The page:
Tom Vartabedian, Haverhill MA, 26 June 2016
People often ask me where I get my ideas for stories.
Most of them are self-initiated and spontaneous. They come to me during periods of insomnia. They hatch like chicken eggs when I’m in deep thought inside a church pew. Or in the shower. I have no pad or pencil while the water is running which makes it rather difficult to jot down my thought.
But others — and I’m rather emphatic about this — derive from you, my readership and friends, over the past 50+ years. Truth be told, stories like that Armenian science researcher who has a lake named after her in Antarctica came from someone else.
So did the Armenian Navyman who sounded the end to World War 2 per order of President Harry Truman. I received that tip from a second-hand source and was able to share these and many more stories with others, lest they be forgotten.
One such reliable contact was Bob Semonian — no doubt the most recognizable Armenian in Watertown and Greater Boston, not to mention the entire country. For every friend, Bob seemed to have an idea for a story.
I know. He never left me off the hook whenever the two of us came together. Maybe it was the journalist in Bob that made him so reliable. As part owner of The Improper Bostonian, you always found him with a copy of the magazine on his person.
In case you’re from another part of the world, it’s a publication worth its weight in prestige, given its content element of human interest stories. Since Bob was the ubiquitous Armenian, he just happened to have a copy with him to promote at all times.
If William Saroyan were alive and he was on the Armenian Heritage Cruise, Bob would approach the writer and ask for a photo. He would then make The Improper Bostonian appear like magic and include that in the setting. The caption said it all:
“Individuals like William Saroyan read The Improper Bostonian.” No one was spared. Governors, senators, Boston athletes, musicians of notoriety. Journalists like ….
Well, you catch my drift. Bob Semonian was a self-styled promoter, whether it was this magazine, his beloved Republican Party of Massachusetts or St. James Church Men’s Club where he handled the monthly programming. The man was never short of guest speakers.
Our last conversation came from his hospital bed. Cancer was taking its toll on my diehard friend and he wanted to make sure I was onboard his speakers’ platform to promote my new book, “The Armenians of Merrimack Valley.”
Barely audible, he had been unaware of my very own terminal cancer. We wound up comparing notes on our respective illnesses. It was quite apparent that he was in a more aggravated state. Yet, here he was, fulfilling his responsibilities with the church and embracing those he loved around him.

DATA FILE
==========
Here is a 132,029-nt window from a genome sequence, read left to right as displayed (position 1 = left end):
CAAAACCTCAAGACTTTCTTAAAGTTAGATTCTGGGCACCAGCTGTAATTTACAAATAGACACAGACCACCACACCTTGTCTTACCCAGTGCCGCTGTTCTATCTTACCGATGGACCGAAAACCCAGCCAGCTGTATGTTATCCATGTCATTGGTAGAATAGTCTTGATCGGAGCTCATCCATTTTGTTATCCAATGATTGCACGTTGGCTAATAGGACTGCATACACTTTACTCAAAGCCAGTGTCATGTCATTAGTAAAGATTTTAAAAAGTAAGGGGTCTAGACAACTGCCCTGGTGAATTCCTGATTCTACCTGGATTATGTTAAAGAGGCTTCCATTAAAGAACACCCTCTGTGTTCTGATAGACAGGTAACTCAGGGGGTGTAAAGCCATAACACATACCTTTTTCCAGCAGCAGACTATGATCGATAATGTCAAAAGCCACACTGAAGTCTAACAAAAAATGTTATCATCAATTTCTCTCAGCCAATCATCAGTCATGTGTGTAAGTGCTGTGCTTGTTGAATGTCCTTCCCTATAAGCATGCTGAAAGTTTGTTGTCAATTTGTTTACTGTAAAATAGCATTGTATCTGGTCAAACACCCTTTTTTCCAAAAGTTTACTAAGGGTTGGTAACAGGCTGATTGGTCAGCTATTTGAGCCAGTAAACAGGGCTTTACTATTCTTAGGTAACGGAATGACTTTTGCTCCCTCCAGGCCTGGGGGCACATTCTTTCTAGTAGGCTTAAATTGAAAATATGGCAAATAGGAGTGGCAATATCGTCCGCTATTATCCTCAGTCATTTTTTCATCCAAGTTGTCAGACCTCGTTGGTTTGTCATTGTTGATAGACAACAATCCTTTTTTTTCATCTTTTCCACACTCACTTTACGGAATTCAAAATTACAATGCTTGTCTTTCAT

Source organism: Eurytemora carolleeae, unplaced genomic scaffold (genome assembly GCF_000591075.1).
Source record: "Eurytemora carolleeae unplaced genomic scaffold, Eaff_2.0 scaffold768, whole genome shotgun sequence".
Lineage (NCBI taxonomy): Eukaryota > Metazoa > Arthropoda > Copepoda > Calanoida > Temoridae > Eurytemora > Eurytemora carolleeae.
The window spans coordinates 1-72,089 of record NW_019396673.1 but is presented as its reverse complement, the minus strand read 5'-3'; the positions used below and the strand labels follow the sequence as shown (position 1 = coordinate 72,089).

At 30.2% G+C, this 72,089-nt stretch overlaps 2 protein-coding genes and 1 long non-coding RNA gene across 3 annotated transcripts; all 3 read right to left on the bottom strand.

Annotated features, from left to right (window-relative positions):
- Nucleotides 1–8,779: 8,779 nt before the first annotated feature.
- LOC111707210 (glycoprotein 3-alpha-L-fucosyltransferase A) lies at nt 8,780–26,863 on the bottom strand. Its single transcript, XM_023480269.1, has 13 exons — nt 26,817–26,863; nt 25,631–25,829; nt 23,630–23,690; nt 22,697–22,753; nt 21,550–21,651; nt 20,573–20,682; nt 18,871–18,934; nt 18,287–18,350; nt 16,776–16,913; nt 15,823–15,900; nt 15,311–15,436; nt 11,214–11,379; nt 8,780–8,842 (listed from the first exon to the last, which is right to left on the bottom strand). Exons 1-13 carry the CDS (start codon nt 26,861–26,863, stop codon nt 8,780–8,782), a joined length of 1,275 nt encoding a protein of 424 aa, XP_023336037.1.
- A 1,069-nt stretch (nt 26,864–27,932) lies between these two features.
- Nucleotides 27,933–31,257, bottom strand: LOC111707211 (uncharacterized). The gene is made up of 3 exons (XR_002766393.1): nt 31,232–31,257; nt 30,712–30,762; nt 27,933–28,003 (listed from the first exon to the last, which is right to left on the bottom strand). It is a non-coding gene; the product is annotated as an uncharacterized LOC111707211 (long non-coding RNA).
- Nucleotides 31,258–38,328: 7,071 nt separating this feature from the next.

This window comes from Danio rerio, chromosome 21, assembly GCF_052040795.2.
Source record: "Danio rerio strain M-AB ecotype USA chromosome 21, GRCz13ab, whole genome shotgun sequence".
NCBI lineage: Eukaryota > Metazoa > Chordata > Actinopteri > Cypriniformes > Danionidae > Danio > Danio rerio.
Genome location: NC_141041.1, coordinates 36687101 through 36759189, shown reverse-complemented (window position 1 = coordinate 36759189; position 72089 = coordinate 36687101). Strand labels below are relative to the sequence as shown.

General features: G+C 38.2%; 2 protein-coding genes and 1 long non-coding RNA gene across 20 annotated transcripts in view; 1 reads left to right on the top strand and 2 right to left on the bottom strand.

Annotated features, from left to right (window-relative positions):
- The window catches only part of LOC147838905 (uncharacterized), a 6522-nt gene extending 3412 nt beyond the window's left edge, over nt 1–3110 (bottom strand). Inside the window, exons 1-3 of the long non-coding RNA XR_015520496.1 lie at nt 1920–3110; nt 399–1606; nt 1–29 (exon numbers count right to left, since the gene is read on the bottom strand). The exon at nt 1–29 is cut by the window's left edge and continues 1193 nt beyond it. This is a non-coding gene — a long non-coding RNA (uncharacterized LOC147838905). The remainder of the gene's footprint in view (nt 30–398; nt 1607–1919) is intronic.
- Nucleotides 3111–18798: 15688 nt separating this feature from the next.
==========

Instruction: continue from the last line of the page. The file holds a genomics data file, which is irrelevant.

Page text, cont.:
The infectious smile was part of his persona, as if he were the candidate running for office. If you had an “IAN” for a surname, he was in your corner, whether he knew you or not.
One day aboard the Armenian Heritage Cruise, he grabbed my ear. Bob appeared out of nowhere as if shot from a cannon.
“Boy, have I got a story for you,” he exclaimed.
“I’m holding my breath. What’cha got? An Armenian running for President of the United States?”
“Not quite,” he said. “But would you take a First Lady with an Armenian manicurist who’s on this boat right now?”
Turns out Nancy Reagan’s manicurist was an Armenian from California who had more stories to tell about the former actress than Hollywood itself.
There was no escaping Semonian on this day, unless you jumped overboard. He saw a good story and wanted someone to write it. Why he didn’t take it for himself and his magazine was yet another question?
Who takes a cruise to work and write? I found myself a spot on deck with a good book and an umbrella drink, only to have him hunt me down.
He had with him the manicurist and was now bringing us together. Turned out to be a most provocative story to which I remained eternally grateful.
Go ahead and call him the perpetual networker who had a knack for not only making friends but influencing strangers. He always saw the positive side in an individual and manifested goodness. Semonian faced his cancer with courage and determination.
I can hear him now. “Have I got a story for you? There’s an Armenian up here in Heaven who says …”
My favorite contact, Bob Semonian, passed away June 22. May he rest in peace.